Osteoarthritis and rheumatoid are two of the most common forms of arthritis, and it is important to differentiate between the two.
What is Rheumatoid Arthritis?
Rheumatoid arthritis is more widespread, affecting thousands of individuals worldwide. This disease is primarily an inflammatory condition that affects the tissue that covers the joints throughout the human body. Over time, the inflammation can gradually spread to the major organs of the human body and has the potential to become a debilitating condition.
Historically, scientific research has attempted to identify the specific cause of rheumatoid arthritis, but a definite cause has yet to be discovered. Currently, the culprit is believed to be a genetic factor that predisposes an individual to the disease. Certain events are also believed to trigger its symptoms.
Rheumatoid arthritis can be treated with a number of medications, such as NSAIDs or non-steroidal anti-inflammatory drugs, as well as DMARDs or disease modifying anti-rheumatic drugs, both of which can be prescribed by a qualified physician. Popular examples of such medicines are Methotrexate, Enbrel, Arava, Celebrax, and numerous others. Although these drugs have been known to produce positive results, it is also imperative to bear in mind that these products have been reported to trigger negative side effects that can impair rather than improve one’s condition.
What is Osteoarthritis?
Osteoarthritis is more prevalent among older patients, as this condition results from the wear and tear of the joints brought about by age. In osteoarthritis, the cartilage’s water component increases, whereas its protein component decreases. Constant stress or use of the joints, such as being overweight or contracting joint injury, can also trigger this disease. In addition, such factors as joint infections, pregnancy, hormonal disorders, diabetes, and others can lead to osteoarthritis. Treatment can range from localized injections of hyaluronan and glucocorticoid to surgical joint replacement procedures.
Symptoms of Rheumatoid Arthritis and Osteoarthritis
The symptoms of Osteoarthritis and Rheumatoid Arthritis can help patients differentiate between these two types of arthritis.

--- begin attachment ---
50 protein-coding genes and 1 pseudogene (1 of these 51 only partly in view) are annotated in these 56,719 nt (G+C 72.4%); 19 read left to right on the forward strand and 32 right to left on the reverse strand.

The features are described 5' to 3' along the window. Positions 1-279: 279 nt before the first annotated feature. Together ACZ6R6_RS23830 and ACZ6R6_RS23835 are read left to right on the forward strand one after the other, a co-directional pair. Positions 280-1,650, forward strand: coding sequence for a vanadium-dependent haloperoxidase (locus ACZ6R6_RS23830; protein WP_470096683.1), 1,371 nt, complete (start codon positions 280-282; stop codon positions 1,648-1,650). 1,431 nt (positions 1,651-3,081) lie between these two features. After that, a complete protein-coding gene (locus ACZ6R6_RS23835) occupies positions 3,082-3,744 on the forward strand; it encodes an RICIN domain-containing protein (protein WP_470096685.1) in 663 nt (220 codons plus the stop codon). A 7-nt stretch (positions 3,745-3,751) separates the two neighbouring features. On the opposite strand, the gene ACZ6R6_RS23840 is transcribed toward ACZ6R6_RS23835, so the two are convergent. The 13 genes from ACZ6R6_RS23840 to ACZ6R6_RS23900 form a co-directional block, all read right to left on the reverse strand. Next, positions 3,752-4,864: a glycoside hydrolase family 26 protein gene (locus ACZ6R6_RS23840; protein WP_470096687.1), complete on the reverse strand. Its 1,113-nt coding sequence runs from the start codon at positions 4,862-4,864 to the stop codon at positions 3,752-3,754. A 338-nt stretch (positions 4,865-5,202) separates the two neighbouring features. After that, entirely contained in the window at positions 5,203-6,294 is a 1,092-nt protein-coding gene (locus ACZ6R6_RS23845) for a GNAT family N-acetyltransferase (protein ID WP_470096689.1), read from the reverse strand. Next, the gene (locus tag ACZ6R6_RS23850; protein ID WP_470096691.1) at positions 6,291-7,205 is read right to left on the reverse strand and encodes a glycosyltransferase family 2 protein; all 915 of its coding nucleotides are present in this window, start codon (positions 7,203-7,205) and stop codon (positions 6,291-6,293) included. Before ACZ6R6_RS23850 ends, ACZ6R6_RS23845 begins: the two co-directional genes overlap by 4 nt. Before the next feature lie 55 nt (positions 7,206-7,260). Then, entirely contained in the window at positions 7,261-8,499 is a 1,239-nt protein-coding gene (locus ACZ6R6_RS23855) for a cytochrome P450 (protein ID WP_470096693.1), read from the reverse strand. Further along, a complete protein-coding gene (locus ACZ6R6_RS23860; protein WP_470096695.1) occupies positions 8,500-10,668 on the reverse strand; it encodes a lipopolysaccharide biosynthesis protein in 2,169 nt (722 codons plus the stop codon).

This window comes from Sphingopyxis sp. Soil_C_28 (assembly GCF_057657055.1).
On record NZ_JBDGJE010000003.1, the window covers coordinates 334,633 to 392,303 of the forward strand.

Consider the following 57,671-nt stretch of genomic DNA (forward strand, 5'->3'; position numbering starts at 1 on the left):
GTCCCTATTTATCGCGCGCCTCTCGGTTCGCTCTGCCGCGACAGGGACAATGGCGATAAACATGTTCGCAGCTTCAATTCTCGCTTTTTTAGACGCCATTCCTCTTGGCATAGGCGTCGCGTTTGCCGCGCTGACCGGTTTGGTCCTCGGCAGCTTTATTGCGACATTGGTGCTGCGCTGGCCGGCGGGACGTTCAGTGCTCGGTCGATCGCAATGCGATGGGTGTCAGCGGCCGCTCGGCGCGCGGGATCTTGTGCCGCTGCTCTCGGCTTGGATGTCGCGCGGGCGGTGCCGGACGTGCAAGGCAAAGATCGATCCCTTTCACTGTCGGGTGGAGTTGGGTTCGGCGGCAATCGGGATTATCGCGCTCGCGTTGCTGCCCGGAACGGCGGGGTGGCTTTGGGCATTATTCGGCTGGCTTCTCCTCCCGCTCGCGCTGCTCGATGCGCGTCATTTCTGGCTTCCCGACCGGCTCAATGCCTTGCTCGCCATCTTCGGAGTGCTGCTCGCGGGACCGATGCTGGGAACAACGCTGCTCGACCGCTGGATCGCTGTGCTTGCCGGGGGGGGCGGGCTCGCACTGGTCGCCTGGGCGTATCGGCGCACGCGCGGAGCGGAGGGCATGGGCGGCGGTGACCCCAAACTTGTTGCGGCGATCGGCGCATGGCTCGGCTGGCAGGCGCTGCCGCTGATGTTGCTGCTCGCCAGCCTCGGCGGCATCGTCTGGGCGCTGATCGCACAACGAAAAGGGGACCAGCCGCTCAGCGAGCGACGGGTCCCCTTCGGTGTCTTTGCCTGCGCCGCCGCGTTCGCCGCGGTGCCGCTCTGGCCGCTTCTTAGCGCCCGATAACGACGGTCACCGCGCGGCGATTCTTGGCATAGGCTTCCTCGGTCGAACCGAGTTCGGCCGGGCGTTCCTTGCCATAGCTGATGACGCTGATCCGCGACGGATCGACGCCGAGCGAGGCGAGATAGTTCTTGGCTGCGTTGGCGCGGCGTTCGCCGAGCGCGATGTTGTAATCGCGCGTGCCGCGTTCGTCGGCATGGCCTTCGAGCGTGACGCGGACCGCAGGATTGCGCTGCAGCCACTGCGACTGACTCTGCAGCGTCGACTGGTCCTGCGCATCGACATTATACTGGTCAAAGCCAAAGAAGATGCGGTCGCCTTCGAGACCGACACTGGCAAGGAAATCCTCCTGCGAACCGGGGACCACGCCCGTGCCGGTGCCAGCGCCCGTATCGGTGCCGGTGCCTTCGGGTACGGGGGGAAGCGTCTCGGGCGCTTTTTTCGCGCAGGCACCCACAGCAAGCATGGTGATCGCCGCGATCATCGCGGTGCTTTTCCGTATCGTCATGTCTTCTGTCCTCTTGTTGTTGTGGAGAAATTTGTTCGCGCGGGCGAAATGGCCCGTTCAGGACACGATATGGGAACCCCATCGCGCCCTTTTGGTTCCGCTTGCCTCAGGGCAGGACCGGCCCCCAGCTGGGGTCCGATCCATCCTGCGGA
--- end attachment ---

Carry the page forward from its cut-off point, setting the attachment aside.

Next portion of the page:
For example, if both sides of the joint are affected, and if the joint appears to be inflamed as indicated by a distinctive swelling or reddening in color, the disease is most likely rheumatoid arthritis. In such cases, the patient typically experiences some fever, fatigue, and a sensation of stiffness throughout the body that lasts for 15 minute intervals or more. Different types of vasculitis, or a condition in which the veins and arteries are affected, can also develop as a consequence of rheumatoid arthritis. Additionally, people with this disease have a higher risk of getting a heart attack or a stroke.
Also common among rheumatoid arthritic patients are renal amyloidosis and fibrosis of the lungs. Inflammation of the kidney and the lungs are direct or indirect targets of rheumatoid arthritis.
In contrast, osteoarthritis does not target the organs of the human body. In the majority of cases, osteoarthritis only occurs as a result of old age.
It is extremely crucial for arthritic patients to distinguish between these two types of arthritis. Knowing which type of arthritis one suffers from will lead a person to get the appropriate treatment for his/her condition. As always, consulting a physician is imperative for a more definite diagnosis and subsequent treatment. A qualified doctor can prescribe the necessary medication and therefore point you to the right direction. In case of side effects from the use of prescribed drugs, contacting your doctor immediately is a must.
Source by Amy S. Clark